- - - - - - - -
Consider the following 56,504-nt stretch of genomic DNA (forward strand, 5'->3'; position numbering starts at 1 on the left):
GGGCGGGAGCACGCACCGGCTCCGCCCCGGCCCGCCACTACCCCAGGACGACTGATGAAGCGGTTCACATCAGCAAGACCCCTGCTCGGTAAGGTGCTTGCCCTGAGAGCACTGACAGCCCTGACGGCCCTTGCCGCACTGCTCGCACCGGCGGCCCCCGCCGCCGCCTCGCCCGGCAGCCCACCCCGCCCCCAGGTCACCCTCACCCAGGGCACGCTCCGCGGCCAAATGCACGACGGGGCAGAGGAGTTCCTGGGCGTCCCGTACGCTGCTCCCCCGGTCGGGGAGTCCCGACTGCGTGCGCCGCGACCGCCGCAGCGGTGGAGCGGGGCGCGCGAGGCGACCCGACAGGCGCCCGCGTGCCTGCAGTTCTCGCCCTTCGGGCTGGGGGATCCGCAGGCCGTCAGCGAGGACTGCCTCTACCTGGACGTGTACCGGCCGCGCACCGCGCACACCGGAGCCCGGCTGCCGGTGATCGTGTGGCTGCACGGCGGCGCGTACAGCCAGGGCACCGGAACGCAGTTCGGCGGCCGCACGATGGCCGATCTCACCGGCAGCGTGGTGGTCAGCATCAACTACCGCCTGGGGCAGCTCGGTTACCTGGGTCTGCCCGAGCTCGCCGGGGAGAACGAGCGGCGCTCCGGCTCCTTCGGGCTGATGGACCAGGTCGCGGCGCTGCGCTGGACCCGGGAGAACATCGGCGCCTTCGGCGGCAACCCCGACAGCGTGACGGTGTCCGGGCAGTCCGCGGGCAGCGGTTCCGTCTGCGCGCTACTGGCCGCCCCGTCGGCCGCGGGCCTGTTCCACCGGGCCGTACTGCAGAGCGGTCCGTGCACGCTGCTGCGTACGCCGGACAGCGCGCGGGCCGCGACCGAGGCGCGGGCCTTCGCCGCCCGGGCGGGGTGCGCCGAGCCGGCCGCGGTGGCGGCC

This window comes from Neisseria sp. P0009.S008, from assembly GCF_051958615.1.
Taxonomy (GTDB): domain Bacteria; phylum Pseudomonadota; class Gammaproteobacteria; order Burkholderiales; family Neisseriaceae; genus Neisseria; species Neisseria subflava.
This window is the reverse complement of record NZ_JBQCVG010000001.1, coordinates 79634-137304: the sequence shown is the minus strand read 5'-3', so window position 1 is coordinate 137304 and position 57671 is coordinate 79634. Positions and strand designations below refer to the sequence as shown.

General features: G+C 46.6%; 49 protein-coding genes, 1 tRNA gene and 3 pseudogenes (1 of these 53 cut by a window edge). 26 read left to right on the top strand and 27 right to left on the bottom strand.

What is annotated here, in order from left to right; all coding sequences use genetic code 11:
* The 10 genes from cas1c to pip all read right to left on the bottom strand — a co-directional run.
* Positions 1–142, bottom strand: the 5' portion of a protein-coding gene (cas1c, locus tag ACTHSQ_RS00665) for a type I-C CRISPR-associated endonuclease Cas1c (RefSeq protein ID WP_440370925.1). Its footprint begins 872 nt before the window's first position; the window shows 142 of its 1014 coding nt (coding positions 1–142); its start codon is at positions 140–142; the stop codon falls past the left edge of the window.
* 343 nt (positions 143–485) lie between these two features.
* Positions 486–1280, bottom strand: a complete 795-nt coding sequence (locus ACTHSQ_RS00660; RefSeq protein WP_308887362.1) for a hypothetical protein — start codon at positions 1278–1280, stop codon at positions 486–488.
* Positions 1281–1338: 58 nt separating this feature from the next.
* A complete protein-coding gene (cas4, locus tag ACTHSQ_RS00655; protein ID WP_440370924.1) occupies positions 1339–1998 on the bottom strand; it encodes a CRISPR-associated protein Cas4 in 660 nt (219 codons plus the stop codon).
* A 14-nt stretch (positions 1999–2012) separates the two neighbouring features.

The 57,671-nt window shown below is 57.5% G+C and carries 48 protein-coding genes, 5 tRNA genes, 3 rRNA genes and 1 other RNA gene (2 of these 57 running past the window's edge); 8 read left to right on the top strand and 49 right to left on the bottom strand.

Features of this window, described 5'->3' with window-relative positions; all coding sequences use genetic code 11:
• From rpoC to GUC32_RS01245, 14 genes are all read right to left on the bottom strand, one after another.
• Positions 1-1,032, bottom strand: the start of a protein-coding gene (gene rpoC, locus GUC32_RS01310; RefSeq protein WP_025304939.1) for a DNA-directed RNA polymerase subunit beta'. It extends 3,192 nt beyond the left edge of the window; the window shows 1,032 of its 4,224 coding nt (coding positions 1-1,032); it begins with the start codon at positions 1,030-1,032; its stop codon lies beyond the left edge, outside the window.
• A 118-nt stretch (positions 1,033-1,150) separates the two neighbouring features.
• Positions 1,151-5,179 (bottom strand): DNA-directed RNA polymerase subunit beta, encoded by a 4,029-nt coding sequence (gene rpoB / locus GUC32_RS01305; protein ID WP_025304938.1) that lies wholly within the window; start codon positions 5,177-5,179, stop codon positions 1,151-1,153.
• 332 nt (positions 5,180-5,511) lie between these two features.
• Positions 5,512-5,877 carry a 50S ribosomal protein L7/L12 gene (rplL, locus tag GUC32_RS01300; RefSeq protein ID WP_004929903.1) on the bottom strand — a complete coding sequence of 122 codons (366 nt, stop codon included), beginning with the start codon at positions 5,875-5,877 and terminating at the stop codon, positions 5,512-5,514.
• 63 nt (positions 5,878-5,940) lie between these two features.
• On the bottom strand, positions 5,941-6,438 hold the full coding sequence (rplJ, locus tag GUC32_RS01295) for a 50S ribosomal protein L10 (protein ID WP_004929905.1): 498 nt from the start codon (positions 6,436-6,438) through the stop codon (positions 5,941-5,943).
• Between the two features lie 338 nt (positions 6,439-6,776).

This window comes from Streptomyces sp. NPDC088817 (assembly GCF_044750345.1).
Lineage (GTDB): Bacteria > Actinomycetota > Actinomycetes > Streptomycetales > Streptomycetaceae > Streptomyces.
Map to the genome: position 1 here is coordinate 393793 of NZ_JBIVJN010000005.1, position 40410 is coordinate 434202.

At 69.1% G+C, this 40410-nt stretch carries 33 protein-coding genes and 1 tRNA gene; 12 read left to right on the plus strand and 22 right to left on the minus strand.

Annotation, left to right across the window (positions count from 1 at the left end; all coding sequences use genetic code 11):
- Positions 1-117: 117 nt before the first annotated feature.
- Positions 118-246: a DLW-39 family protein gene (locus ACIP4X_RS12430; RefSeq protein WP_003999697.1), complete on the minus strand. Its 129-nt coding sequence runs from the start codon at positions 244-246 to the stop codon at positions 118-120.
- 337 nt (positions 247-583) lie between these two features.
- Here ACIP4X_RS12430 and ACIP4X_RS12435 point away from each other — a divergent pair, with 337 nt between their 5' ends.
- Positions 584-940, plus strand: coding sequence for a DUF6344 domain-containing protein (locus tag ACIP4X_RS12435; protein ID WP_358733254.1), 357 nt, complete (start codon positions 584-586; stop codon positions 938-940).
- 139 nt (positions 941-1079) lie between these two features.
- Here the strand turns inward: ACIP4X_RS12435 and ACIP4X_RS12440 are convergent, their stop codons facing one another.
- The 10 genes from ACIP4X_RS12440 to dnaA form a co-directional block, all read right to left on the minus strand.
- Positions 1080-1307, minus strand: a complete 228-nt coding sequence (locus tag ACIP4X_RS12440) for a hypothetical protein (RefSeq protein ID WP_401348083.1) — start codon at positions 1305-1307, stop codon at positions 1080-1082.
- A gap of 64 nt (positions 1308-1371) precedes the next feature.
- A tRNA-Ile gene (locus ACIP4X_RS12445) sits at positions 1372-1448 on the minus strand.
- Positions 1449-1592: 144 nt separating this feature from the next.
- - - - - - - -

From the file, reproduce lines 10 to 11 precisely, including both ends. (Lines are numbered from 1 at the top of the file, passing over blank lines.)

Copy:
* 343 nt (positions 143–485) lie between these two features.
* Positions 486–1280, bottom strand: a complete 795-nt coding sequence (locus ACTHSQ_RS00660; RefSeq protein WP_308887362.1) for a hypothetical protein — start codon at positions 1278–1280, stop codon at positions 486–488.